In other words, this distinction has to be made in order for the RPW to be explained and practically applied, as Scripture commands us to follow such a principle in our reverent approach to God and His holiness (cf Heb 12:28-9).
 

Saiph

Puritan Board Junior
Saiph, I just realized that you're up in Westminster. Have you ever gone to the Westminster RP Church, pastored by Bob Hemphill?
If it is Westminter Reformed Church on 112th near Front Range community college, no. I do have friends that attend there though.
 

WrittenFromUtopia

Puritan Board Graduate
Originally posted by Saiph
With all due respect Sean, we can use the word said, in a general way that includes singing.
So I would speak of the songs of Hannah and Deborah.
You can assume that they are:

1. Songs
2. Songs to be sung
3. Songs that were immediately sung as an act of formal Worship to God
4. Songs to be sung in futher instances of formal Worship to God

But you cannot prove it from Scripture. Nor can you provide any text commanding us to sing these poetic writings.

Thus, I revert back to my 2-cents paragraph; Certainties regulate our reverent worship of a holy God, not possibilites.
 

WrittenFromUtopia

Puritan Board Graduate
Originally posted by wsw201
(1) There is no command in Scripture to sing uninspired songs. (2) There is no command in Scripture to write uninspired songs. (3) There is no provision in Scripture for the office of songwriters. (4) There is no promise in Scripture that God would provide songwriters. Non-EP therefore fails the test of Sola Scriptura, as well as the RPW (since the Scripture is not sufficient to make any provision for uninspired songs, either in their composition or use).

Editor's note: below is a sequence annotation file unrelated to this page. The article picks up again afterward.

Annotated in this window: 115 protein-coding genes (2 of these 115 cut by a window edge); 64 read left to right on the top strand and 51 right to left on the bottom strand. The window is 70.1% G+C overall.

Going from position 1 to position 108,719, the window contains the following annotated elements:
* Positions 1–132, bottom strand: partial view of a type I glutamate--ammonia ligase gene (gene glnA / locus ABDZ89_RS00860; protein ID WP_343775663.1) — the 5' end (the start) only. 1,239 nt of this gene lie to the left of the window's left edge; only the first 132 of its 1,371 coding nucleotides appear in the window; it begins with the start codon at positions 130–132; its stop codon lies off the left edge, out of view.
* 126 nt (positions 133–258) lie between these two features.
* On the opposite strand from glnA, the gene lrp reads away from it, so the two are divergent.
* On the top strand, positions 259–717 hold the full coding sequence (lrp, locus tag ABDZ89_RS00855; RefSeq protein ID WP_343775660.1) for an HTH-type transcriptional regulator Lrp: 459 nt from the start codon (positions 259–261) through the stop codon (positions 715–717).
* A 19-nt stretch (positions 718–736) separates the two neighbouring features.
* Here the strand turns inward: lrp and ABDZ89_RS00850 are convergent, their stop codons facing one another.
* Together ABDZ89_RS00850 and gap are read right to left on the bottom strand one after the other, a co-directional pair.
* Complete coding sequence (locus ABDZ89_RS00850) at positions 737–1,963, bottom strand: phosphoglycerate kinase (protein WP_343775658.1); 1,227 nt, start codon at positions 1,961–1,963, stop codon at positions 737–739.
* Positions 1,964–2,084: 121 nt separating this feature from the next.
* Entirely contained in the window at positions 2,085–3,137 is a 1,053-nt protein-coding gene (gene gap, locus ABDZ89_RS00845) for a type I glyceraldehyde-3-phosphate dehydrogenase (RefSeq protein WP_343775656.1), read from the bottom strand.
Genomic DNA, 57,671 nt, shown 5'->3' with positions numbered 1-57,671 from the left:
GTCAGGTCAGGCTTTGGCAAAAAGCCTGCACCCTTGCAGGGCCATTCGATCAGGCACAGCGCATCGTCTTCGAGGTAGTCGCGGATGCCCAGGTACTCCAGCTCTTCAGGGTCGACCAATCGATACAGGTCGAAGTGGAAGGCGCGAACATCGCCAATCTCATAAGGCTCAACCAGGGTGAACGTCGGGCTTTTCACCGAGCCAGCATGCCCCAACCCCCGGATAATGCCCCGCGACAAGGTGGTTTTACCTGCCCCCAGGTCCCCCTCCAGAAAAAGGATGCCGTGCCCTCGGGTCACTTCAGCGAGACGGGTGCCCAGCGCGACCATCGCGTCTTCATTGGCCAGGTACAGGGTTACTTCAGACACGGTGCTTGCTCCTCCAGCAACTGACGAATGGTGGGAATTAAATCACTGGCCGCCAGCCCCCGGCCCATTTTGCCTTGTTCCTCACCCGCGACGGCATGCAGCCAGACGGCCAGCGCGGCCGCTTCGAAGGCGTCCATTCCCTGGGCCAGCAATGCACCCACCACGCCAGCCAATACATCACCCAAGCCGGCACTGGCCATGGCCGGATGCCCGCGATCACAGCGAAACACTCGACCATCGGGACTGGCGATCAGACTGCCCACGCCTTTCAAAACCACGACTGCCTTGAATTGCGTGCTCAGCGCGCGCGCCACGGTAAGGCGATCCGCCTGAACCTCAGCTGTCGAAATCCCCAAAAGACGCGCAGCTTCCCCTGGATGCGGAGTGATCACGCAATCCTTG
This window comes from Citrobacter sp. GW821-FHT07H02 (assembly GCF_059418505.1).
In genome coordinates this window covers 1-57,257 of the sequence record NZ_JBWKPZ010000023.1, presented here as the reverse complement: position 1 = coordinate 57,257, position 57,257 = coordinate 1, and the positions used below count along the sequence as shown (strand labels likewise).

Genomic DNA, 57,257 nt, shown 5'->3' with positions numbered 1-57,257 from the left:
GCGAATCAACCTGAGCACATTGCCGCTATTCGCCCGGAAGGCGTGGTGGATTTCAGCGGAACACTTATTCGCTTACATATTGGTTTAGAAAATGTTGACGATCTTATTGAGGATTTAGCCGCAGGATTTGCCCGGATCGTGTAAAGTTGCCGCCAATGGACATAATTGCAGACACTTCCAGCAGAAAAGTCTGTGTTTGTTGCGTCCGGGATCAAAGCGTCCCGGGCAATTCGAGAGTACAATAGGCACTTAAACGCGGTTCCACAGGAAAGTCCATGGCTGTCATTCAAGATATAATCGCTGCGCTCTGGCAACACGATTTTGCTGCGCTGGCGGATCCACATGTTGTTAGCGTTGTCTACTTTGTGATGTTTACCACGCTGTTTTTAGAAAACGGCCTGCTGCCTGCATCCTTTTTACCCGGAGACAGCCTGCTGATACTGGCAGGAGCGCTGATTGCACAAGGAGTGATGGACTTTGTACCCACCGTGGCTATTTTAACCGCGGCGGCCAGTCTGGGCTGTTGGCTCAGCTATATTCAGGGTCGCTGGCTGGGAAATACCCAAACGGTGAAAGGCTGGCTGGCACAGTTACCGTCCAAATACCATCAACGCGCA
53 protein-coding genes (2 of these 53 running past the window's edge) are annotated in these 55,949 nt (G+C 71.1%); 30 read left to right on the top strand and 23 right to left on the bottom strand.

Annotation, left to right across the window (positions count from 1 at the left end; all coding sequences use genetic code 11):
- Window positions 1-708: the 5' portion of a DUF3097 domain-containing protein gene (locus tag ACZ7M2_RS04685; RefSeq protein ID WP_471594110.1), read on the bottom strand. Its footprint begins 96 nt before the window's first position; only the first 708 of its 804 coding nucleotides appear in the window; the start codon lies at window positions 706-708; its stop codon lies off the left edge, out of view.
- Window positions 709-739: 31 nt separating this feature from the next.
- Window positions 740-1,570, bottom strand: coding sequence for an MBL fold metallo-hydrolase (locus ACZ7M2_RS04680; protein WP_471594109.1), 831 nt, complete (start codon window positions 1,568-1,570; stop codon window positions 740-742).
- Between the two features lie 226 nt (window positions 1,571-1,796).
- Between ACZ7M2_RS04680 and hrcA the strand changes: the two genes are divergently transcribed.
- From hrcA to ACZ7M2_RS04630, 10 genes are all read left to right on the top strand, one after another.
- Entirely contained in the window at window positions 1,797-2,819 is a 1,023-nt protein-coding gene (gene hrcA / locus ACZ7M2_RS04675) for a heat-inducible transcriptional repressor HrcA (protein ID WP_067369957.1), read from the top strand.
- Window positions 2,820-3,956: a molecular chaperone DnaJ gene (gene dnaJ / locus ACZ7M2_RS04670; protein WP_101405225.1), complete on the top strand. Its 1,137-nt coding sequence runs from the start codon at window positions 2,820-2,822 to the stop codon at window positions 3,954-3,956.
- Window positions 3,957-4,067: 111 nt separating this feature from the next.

Sean,

You realize that you are making a rather condescending statement against the majority of Reformed churches, which are not EP. This type of comment is not edifying to anyone.
Well, in fairness, non-EP'ers do the same thing against EP'ers. I highly doubt Sean meant it as an insult, merely his Scriptural conviction.
 

Saiph

Puritan Board Junior
Since the RPW is by good and necessary consequence gathered from Scripture (cf. WCF XXI for Scriptural references, although largely abridged and incomplete), even from the Second Commandment, we must hold to it in a manner consistent with what Scripture teaches about it. Scripture teaches us that there are certain 'things' commanded that are not optional and not subject to change in worship. We call these elements. Scripture also teaches that there are certain 'things' not directly related to those things commanded which may be implemented according to the particular context of worship, not being regulated by Scripture. We call these circumstances.
Just admit that the RPW is not itself COMMANDED, but derived by wisdom, and a deep sense of reverence and I will leave it alone.

Anyone who follows the RPW is taking a "safe" route to worship.

I do not criticise the devotion to RPW as a priciple. I do think it is wrong to say anyone not following the so-called RPW is offering strange fire though. Because, I can argue for many things from a good and necessary consequence gathered from Scripture.


In other words, this distinction has to be made in order for the RPW to be explained and practically applied, as Scripture commands us to follow such a principle in our reverent approach to God and His holiness (cf Heb 12:28-9).
Heb 12:28 Therefore let us be grateful for receiving a kingdom that cannot be shaken, and thus let us offer to God acceptable worship, with reverence and awe,
Heb 12:29 for our God is a consuming fire.

AMEN & AMEN.

Worship should always be reverent, orderly, and directed to God alone.
 

WrittenFromUtopia

Puritan Board Graduate
Mark, here are the WCF Scriptural references for the tri-fold distinction of worship: